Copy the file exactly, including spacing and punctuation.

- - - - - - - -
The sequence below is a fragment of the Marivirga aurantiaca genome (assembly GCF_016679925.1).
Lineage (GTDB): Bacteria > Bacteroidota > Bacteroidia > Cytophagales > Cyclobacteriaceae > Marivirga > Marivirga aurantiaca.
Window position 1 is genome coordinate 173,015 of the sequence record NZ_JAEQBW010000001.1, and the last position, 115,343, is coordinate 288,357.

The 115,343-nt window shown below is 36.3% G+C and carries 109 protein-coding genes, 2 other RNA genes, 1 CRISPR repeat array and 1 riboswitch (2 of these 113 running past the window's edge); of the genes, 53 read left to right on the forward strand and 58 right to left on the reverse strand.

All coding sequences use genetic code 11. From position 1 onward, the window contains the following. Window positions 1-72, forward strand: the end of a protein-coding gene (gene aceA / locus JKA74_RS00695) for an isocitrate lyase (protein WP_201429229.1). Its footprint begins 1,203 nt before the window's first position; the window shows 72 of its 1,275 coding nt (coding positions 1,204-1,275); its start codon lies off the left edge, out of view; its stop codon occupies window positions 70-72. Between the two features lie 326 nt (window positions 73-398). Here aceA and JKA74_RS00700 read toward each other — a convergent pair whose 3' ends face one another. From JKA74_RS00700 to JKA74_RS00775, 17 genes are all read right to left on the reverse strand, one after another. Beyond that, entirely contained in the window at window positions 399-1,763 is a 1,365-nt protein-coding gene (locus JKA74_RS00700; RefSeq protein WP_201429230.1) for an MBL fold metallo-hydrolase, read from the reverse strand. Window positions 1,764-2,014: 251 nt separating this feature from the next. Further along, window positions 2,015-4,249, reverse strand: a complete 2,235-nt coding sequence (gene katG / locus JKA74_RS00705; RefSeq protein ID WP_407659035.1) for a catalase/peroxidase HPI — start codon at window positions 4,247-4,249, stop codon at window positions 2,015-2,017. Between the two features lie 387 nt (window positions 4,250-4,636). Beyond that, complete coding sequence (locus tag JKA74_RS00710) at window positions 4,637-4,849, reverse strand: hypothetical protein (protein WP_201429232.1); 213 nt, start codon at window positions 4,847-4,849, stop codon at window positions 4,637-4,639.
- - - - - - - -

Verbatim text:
The sequence below is a fragment of the Marivirga aurantiaca genome (assembly GCF_016679925.1).
Lineage (GTDB): Bacteria > Bacteroidota > Bacteroidia > Cytophagales > Cyclobacteriaceae > Marivirga > Marivirga aurantiaca.
Window position 1 is genome coordinate 173,015 of the sequence record NZ_JAEQBW010000001.1, and the last position, 115,343, is coordinate 288,357.

The 115,343-nt window shown below is 36.3% G+C and carries 109 protein-coding genes, 2 other RNA genes, 1 CRISPR repeat array and 1 riboswitch (2 of these 113 running past the window's edge); of the genes, 53 read left to right on the forward strand and 58 right to left on the reverse strand.

All coding sequences use genetic code 11. From position 1 onward, the window contains the following. Window positions 1-72, forward strand: the end of a protein-coding gene (gene aceA / locus JKA74_RS00695) for an isocitrate lyase (protein WP_201429229.1). Its footprint begins 1,203 nt before the window's first position; the window shows 72 of its 1,275 coding nt (coding positions 1,204-1,275); its start codon lies off the left edge, out of view; its stop codon occupies window positions 70-72. Between the two features lie 326 nt (window positions 73-398). Here aceA and JKA74_RS00700 read toward each other — a convergent pair whose 3' ends face one another. From JKA74_RS00700 to JKA74_RS00775, 17 genes are all read right to left on the reverse strand, one after another. Beyond that, entirely contained in the window at window positions 399-1,763 is a 1,365-nt protein-coding gene (locus JKA74_RS00700; RefSeq protein WP_201429230.1) for an MBL fold metallo-hydrolase, read from the reverse strand. Window positions 1,764-2,014: 251 nt separating this feature from the next. Further along, window positions 2,015-4,249, reverse strand: a complete 2,235-nt coding sequence (gene katG / locus JKA74_RS00705; RefSeq protein ID WP_407659035.1) for a catalase/peroxidase HPI — start codon at window positions 4,247-4,249, stop codon at window positions 2,015-2,017. Between the two features lie 387 nt (window positions 4,250-4,636). Beyond that, complete coding sequence (locus tag JKA74_RS00710) at window positions 4,637-4,849, reverse strand: hypothetical protein (protein WP_201429232.1); 213 nt, start codon at window positions 4,847-4,849, stop codon at window positions 4,637-4,639.